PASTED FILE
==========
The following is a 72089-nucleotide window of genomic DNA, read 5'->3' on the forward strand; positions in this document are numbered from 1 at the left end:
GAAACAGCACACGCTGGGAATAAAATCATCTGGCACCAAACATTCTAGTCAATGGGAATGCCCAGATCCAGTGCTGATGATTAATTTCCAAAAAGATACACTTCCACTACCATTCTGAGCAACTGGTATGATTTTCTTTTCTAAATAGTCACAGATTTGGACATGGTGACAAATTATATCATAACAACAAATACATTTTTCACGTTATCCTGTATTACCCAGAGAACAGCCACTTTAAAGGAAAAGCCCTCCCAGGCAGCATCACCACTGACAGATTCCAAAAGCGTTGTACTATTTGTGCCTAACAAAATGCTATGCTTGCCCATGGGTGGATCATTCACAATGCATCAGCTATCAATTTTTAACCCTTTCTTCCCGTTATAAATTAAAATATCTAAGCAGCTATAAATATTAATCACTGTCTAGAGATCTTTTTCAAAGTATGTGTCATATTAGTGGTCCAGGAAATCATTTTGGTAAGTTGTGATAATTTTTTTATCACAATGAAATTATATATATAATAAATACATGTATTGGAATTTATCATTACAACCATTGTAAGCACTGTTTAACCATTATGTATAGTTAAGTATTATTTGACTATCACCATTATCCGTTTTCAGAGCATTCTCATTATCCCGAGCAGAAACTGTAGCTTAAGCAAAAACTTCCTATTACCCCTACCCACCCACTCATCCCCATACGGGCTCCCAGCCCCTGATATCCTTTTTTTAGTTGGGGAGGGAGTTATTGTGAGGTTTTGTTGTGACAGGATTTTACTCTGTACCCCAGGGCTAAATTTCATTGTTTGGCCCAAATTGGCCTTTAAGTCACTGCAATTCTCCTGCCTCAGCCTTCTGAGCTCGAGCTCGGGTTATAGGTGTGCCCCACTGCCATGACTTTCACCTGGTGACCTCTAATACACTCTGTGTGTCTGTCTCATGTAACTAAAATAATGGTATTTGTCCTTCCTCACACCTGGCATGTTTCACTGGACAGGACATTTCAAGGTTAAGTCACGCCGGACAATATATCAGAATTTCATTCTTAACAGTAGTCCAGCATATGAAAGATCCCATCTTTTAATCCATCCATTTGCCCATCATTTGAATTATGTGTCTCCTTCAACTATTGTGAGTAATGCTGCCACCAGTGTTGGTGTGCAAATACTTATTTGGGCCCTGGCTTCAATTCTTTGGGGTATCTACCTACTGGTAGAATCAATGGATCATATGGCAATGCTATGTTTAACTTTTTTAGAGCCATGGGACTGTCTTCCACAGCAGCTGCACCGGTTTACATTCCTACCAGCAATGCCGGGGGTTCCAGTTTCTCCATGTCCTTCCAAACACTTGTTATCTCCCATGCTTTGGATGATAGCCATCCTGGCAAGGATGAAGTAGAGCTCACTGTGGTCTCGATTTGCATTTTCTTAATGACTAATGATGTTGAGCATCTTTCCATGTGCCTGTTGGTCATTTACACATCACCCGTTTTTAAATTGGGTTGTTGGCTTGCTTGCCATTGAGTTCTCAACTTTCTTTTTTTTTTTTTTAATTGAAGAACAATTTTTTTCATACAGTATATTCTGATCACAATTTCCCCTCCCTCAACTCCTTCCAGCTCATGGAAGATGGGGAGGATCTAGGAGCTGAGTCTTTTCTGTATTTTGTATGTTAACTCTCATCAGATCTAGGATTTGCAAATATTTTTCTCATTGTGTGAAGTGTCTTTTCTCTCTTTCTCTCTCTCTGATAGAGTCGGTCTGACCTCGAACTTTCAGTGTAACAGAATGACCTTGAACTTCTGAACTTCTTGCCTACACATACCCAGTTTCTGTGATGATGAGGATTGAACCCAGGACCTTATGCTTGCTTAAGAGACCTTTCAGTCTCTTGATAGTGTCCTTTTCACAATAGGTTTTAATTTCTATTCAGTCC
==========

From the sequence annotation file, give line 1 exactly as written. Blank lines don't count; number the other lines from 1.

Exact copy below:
The following is a 72089-nucleotide window of genomic DNA, read 5'->3' on the forward strand; positions in this document are numbered from 1 at the left end: